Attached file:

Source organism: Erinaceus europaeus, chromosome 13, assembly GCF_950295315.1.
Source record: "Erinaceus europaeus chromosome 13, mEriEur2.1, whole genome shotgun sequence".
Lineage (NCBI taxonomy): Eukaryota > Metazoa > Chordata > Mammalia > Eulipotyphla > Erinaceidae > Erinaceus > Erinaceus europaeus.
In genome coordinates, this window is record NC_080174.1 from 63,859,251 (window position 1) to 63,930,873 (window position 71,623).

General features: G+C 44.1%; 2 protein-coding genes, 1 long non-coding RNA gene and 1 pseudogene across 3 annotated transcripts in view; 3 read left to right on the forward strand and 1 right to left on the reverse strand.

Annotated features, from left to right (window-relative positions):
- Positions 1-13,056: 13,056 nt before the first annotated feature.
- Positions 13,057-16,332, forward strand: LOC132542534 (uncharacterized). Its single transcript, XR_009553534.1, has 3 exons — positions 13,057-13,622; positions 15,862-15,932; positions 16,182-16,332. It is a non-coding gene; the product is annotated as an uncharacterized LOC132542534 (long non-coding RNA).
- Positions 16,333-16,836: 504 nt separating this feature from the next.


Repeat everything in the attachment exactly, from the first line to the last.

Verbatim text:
Source organism: Erinaceus europaeus, chromosome 13, assembly GCF_950295315.1.
Source record: "Erinaceus europaeus chromosome 13, mEriEur2.1, whole genome shotgun sequence".
Lineage (NCBI taxonomy): Eukaryota > Metazoa > Chordata > Mammalia > Eulipotyphla > Erinaceidae > Erinaceus > Erinaceus europaeus.
In genome coordinates, this window is record NC_080174.1 from 63,859,251 (window position 1) to 63,930,873 (window position 71,623).

General features: G+C 44.1%; 2 protein-coding genes, 1 long non-coding RNA gene and 1 pseudogene across 3 annotated transcripts in view; 3 read left to right on the forward strand and 1 right to left on the reverse strand.

Annotated features, from left to right (window-relative positions):
- Positions 1-13,056: 13,056 nt before the first annotated feature.
- Positions 13,057-16,332, forward strand: LOC132542534 (uncharacterized). Its single transcript, XR_009553534.1, has 3 exons — positions 13,057-13,622; positions 15,862-15,932; positions 16,182-16,332. It is a non-coding gene; the product is annotated as an uncharacterized LOC132542534 (long non-coding RNA).
- Positions 16,333-16,836: 504 nt separating this feature from the next.